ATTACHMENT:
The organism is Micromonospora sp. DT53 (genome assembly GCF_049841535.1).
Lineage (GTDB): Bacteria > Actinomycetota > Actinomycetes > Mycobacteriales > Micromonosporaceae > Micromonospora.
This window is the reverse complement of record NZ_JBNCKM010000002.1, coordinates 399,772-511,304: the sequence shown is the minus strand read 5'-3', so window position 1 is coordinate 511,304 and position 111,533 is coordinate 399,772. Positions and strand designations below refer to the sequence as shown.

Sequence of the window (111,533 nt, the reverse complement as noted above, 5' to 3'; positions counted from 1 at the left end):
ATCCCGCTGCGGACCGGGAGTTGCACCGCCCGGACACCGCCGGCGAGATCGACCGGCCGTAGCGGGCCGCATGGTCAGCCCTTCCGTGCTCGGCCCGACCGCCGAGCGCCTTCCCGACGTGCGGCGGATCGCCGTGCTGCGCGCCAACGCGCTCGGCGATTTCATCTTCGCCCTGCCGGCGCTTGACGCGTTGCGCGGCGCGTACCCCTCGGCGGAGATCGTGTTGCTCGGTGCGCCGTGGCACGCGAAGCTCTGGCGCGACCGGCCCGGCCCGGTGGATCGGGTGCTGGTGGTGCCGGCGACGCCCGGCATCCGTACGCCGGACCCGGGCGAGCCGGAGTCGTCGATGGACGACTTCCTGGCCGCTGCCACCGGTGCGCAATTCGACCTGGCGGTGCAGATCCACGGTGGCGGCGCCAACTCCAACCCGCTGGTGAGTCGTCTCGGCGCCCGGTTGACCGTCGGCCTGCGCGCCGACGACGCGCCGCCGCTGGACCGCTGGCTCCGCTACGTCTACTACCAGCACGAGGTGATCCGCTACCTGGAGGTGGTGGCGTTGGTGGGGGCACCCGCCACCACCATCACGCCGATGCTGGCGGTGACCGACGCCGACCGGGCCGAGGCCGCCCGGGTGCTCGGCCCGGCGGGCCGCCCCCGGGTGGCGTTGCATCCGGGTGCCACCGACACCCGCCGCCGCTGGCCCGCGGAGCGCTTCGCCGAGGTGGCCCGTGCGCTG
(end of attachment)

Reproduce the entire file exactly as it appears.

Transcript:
The organism is Micromonospora sp. DT53 (genome assembly GCF_049841535.1).
Lineage (GTDB): Bacteria > Actinomycetota > Actinomycetes > Mycobacteriales > Micromonosporaceae > Micromonospora.
This window is the reverse complement of record NZ_JBNCKM010000002.1, coordinates 399,772-511,304: the sequence shown is the minus strand read 5'-3', so window position 1 is coordinate 511,304 and position 111,533 is coordinate 399,772. Positions and strand designations below refer to the sequence as shown.

Sequence of the window (111,533 nt, the reverse complement as noted above, 5' to 3'; positions counted from 1 at the left end):
ATCCCGCTGCGGACCGGGAGTTGCACCGCCCGGACACCGCCGGCGAGATCGACCGGCCGTAGCGGGCCGCATGGTCAGCCCTTCCGTGCTCGGCCCGACCGCCGAGCGCCTTCCCGACGTGCGGCGGATCGCCGTGCTGCGCGCCAACGCGCTCGGCGATTTCATCTTCGCCCTGCCGGCGCTTGACGCGTTGCGCGGCGCGTACCCCTCGGCGGAGATCGTGTTGCTCGGTGCGCCGTGGCACGCGAAGCTCTGGCGCGACCGGCCCGGCCCGGTGGATCGGGTGCTGGTGGTGCCGGCGACGCCCGGCATCCGTACGCCGGACCCGGGCGAGCCGGAGTCGTCGATGGACGACTTCCTGGCCGCTGCCACCGGTGCGCAATTCGACCTGGCGGTGCAGATCCACGGTGGCGGCGCCAACTCCAACCCGCTGGTGAGTCGTCTCGGCGCCCGGTTGACCGTCGGCCTGCGCGCCGACGACGCGCCGCCGCTGGACCGCTGGCTCCGCTACGTCTACTACCAGCACGAGGTGATCCGCTACCTGGAGGTGGTGGCGTTGGTGGGGGCACCCGCCACCACCATCACGCCGATGCTGGCGGTGACCGACGCCGACCGGGCCGAGGCCGCCCGGGTGCTCGGCCCGGCGGGCCGCCCCCGGGTGGCGTTGCATCCGGGTGCCACCGACACCCGCCGCCGCTGGCCCGCGGAGCGCTTCGCCGAGGTGGCCCGTGCGCTG